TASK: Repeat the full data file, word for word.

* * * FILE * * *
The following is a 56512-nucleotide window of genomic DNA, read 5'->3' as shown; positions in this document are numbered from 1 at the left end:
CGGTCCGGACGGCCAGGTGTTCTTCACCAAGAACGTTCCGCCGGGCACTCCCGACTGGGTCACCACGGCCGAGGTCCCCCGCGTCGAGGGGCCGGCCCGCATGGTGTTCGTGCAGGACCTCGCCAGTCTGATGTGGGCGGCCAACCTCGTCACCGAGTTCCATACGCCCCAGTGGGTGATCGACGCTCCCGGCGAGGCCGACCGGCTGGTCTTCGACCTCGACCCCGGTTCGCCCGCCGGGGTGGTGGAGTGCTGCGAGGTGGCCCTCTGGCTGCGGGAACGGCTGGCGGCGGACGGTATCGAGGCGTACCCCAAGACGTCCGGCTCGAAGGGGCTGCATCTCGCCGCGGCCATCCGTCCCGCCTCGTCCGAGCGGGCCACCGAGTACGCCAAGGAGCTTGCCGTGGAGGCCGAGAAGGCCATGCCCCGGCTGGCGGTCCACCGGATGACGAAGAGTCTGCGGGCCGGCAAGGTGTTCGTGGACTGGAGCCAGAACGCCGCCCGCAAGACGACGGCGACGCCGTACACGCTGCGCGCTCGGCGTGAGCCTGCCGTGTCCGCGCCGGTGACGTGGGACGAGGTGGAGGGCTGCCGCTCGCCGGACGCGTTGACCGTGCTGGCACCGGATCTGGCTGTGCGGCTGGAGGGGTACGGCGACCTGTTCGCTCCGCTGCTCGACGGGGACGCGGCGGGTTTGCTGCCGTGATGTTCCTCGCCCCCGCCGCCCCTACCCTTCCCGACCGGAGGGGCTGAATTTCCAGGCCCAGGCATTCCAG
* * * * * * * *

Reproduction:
The following is a 56512-nucleotide window of genomic DNA, read 5'->3' as shown; positions in this document are numbered from 1 at the left end:
CGGTCCGGACGGCCAGGTGTTCTTCACCAAGAACGTTCCGCCGGGCACTCCCGACTGGGTCACCACGGCCGAGGTCCCCCGCGTCGAGGGGCCGGCCCGCATGGTGTTCGTGCAGGACCTCGCCAGTCTGATGTGGGCGGCCAACCTCGTCACCGAGTTCCATACGCCCCAGTGGGTGATCGACGCTCCCGGCGAGGCCGACCGGCTGGTCTTCGACCTCGACCCCGGTTCGCCCGCCGGGGTGGTGGAGTGCTGCGAGGTGGCCCTCTGGCTGCGGGAACGGCTGGCGGCGGACGGTATCGAGGCGTACCCCAAGACGTCCGGCTCGAAGGGGCTGCATCTCGCCGCGGCCATCCGTCCCGCCTCGTCCGAGCGGGCCACCGAGTACGCCAAGGAGCTTGCCGTGGAGGCCGAGAAGGCCATGCCCCGGCTGGCGGTCCACCGGATGACGAAGAGTCTGCGGGCCGGCAAGGTGTTCGTGGACTGGAGCCAGAACGCCGCCCGCAAGACGACGGCGACGCCGTACACGCTGCGCGCTCGGCGTGAGCCTGCCGTGTCCGCGCCGGTGACGTGGGACGAGGTGGAGGGCTGCCGCTCGCCGGACGCGTTGACCGTGCTGGCACCGGATCTGGCTGTGCGGCTGGAGGGGTACGGCGACCTGTTCGCTCCGCTGCTCGACGGGGACGCGGCGGGTTTGCTGCCGTGATGTTCCTCGCCCCCGCCGCCCCTACCCTTCCCGACCGGAGGGGCTGAATTTCCAGGCCCAGGCATTCCAG